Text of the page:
People-pleasing and feeling guilty won’t get you where you want to go.
Do you struggle with self-doubt and self-defeating habits?
Do you want to feel more confident about yourself and what you have to offer?
Do you focus on pleasing others, rather than following your dreams and living your best life?
The best way to start feeling better about yourself is to notice the automatic mental and emotional habits that don’t serve you well and find more self-compassionate, life-affirming ways to think and behave. With conscious awareness and a daily focus on changing old habits, you can begin to build new, positive emotional pathways in your brain. Our brains possess the capacity for neuroplasticity, which means that practicing new ways of thinking and behaving can actually change your brain neurons and the pathways between them.
If you are willing to face your negative habits, you can learn to be more cognitively flexible and to set healthier boundaries, thereby building a brain that is better wired for happiness and success. Read on to discover how to overcome 6 important barriers to feeling confident, happy, and successful:
1. Feeling Guilty
Guilt is an emotion we often learn in childhood: “Eat all your food; there are people starving in India,” or, “I’ve been working my fingers to the bone to take care of you and all you do is complain?” As adults, we internalize these messages and feel like we’re never enough or can never do enough. Guilt can be helpful when it keeps you from intentionally harming others or violating deeply-held values. Excessive guilt, however, can cripple us and take the joy out of life—not letting you enjoy the fruits of your hard work. There are many types of guilt and research shows only one is good—guilt about something harmful that you did. If you lied to someone you care about, or acted in a selfish and hurtful way, then feeling guilt can motivate you to stop the hurtful behavior and make amends. This will likely improve your relationships and self-esteem. Most other types of guilt are counterproductive:
- Guilt about not doing enough to help someone else, when you’ve already done a lot, or the other person is not taking responsibility;
- Guilt about having more money or better relationships than friends or family members;
- Guilt about thoughts that you don’t actually act on, like feeling jealous of a friend who just had a baby.
To combat unhelpful guilt, realize that your thoughts don’t hurt others—only your actions can do that. Learn from past mistakes and try to feel worthy of the gifts and good fortune life has given you.
2. Thinking You’re a Failure
Many of us have a sense of failure that colors our perception of ourselves and our achievements. If you look at your life through the lens of failure, you will fail to pay attention to or minimize your achievements. A mindset of failure also doesn’t take into account the difficult circumstances you may have faced, or how hard you tried. This mindset may have its roots in growing up with critical parents, not being as smart or athletic as siblings or close friends, or even having undiagnosed attention deficit disorder. It may be the result of disappointment in a key life area, like getting divorced, being single, having too much debt, or not getting a college degree or dream job. Once this mindset develops, you carry it with you into every new situation, believing that you lack what it takes to succeed.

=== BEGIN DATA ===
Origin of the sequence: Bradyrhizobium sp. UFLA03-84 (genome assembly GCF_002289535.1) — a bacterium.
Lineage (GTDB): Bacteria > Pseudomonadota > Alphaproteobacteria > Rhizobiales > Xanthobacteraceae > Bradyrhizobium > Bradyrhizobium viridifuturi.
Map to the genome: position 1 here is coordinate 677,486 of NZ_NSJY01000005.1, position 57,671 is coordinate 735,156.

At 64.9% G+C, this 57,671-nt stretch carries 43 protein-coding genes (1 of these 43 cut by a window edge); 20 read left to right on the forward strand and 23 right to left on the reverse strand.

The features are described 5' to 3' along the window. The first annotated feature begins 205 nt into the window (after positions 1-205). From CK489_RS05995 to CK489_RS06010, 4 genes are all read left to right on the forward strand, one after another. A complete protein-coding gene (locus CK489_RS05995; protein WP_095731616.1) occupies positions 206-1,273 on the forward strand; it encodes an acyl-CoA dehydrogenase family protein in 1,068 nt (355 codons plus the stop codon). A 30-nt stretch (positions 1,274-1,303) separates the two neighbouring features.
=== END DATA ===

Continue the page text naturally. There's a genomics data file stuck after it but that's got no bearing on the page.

Having a failure mindset can become a self-fulfilling prophecy, leading you to get in your own way. You may procrastinate and not get the work done on time, or become overly perfectionistic and focused on details, rather than the big picture. You may act in an insecure manner that doesn’t inspire the confidence of potential bosses or customers, or do a careless job because you just know your work isn’t good anyway. The first step in overcoming a mindset of failure is to realize it is there and that you don’t have to believe it. Each new opportunity is a fresh start and a chance to learn from previous mistakes and act differently.
3. Being a Perfectionist
Are you your own biggest critic? Is nothing you do ever good enough to meet your own standards? Perfectionism can result from a rigid mindset in which you don’t change your expectations based on the situation. It can lead to second-guessing, procrastinating, feeling constantly overwhelmed, or giving up and not trying. Perfectionism can be dangerous to your mind and body: An article in the Review of General Psychology found that perfectionists are more likely to struggle with depression or anxiety and more likely to commit suicide. Perfectionists are also more likely to be diagnosed with conditions such as chronic fatigue syndrome or fibromyalgia. Perfectionists have conditional self-esteem, and can only like themselves when they do well. But nobody can do well all of the time. Perfectionists often feel like impostors or frauds and live in constant fear of being exposed. To combat perfectionism:
- Get rid of the “shoulds” and black-and-white thinking.
- Give yourself credit for trying.
- Stop seeing mistakes as a disaster.
- Give yourself time limits for getting the job done.
- Don’t allow yourself to check and re-check your work.